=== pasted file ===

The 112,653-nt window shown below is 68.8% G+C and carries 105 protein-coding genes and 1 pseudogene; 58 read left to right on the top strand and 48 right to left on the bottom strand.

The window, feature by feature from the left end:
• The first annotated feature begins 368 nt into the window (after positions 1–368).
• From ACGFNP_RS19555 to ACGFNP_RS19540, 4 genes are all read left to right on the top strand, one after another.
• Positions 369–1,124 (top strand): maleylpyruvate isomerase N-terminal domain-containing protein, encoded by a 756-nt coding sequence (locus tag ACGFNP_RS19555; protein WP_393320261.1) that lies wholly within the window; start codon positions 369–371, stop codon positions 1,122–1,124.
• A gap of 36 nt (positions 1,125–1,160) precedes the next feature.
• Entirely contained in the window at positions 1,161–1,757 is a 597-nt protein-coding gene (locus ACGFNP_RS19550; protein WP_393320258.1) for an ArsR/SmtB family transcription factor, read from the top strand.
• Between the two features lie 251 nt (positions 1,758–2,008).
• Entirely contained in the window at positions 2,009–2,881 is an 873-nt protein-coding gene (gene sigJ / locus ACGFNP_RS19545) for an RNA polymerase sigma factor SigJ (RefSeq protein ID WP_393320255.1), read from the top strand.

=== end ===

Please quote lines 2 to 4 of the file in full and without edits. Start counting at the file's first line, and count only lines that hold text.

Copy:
The window, feature by feature from the left end:
• The first annotated feature begins 368 nt into the window (after positions 1–368).
• From ACGFNP_RS19555 to ACGFNP_RS19540, 4 genes are all read left to right on the top strand, one after another.